For many artists, the 1980s was a time for rethinking the worldview of the foundations of cultural accomplishments. The return to ancient Tripillian and Scythian civilizations as a classical component in world culture, as well as a return to the inspiration of Ukrainian epic poems and primitivism, provided absolutely new variations in the creative forms of A. Antoniuk, O. Babak, M. Babak, F. Humeniuk, H. Neledva, and others whose works are represented in the Museum’s painting collection.
During the 1990s and 2000s, the Museum also continued to round out its collection of works by the “1960-iers”: I. Marchuk, O. Dubovyk, H. Hryhorieva, H. Neledva, V. Ryzhykh, M. Vanshtein, H. Havrylenko, O. Zakharchuk, N. Verhun, V. Barynova-Kuleba, and L. Rapoport. Also during this time period works came into the Museum collections representing artists who founded the artists’ union known as “Painters’ Reserve”: T. Silvasha, A. Kryvolap, M. Heyko, O. Zhyvotkiv. The collection of their works reveals the direction of the paintings of the 1990s – the metaphorical quality of the aesthetic system, interpreted according to the individuality of the artist and his psyche. This situation over he previous two decades of the 20th century enabled an unbridled freedom of creativity and countless stylistic directions in painting. The aim of artists who preserved for their art a creative enthusiasm, professional passion for searching for new methods of artistic expression, is to not loose their individuality and to reaffirm their own artistic style.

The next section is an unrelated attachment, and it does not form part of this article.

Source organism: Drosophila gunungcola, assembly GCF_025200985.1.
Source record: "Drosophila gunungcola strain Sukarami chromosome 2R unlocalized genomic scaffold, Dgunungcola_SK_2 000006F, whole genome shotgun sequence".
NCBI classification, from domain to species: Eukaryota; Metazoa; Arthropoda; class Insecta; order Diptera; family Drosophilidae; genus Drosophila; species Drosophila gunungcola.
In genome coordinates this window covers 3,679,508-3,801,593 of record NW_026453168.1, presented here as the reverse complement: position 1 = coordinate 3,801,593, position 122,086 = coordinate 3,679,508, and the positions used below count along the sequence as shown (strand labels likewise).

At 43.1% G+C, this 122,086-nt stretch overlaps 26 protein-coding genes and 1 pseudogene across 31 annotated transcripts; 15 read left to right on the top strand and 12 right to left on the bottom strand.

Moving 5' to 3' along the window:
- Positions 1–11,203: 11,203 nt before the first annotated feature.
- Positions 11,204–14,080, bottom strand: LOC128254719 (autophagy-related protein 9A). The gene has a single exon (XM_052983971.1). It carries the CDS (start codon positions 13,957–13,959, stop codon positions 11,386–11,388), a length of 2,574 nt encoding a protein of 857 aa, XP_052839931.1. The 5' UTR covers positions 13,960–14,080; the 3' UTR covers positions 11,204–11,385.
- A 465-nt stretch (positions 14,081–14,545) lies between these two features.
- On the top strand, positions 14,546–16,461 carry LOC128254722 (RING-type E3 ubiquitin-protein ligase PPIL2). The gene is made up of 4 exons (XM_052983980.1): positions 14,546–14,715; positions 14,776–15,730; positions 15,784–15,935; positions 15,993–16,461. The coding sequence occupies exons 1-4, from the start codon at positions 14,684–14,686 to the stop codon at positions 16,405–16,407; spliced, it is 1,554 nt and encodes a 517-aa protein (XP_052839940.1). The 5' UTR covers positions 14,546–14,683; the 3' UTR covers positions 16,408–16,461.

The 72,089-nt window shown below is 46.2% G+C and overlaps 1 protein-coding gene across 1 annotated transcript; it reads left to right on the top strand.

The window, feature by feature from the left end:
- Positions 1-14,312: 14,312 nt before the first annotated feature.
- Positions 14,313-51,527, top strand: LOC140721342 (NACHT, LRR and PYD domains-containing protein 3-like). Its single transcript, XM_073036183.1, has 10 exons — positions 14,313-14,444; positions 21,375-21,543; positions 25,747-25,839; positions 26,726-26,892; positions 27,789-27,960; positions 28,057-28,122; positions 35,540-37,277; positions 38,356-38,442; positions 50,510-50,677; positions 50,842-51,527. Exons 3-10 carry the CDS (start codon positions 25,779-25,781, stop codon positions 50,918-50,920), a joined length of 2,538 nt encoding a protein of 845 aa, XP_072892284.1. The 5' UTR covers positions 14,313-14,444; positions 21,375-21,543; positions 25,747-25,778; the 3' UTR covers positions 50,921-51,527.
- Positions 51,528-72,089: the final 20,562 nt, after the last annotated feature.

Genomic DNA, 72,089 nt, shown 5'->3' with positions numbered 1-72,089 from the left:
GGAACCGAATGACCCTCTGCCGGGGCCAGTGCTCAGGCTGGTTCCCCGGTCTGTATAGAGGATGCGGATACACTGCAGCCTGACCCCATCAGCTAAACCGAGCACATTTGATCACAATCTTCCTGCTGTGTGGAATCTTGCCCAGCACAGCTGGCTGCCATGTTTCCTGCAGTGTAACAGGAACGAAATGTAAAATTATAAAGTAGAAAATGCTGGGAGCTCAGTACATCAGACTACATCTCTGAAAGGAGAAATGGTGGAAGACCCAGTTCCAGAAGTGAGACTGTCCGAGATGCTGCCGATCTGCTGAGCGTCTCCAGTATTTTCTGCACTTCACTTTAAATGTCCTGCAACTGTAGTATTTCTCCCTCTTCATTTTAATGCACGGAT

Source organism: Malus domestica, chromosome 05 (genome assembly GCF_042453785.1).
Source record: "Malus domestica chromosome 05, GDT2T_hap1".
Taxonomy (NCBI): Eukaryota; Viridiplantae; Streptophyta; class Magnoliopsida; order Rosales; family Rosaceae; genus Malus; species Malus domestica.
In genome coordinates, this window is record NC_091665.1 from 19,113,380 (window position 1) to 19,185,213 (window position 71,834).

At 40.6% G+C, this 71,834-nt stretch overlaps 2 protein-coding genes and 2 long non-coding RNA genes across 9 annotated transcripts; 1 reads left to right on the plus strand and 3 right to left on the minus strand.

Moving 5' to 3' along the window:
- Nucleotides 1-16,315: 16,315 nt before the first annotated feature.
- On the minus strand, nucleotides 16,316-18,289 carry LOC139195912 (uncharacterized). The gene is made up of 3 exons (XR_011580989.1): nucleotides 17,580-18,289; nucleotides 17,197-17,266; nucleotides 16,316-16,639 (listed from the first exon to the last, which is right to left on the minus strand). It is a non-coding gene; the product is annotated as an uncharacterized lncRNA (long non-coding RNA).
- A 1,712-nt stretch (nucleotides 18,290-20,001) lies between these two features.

The painting of the artists who belong to the group “Painters’ Reserve” expresses most predominately for them the aspect of painted form – the dynamic of color. The activity of colored impulses placed at the foundation of the professional work of O. Zhyvotkiv, A. Kryvolap, O. Pavliv, P. Lebedyts, O. Babak, and S. Savchenko, is the tribute of V. Palmiv’s tradition of “colorgraphs”.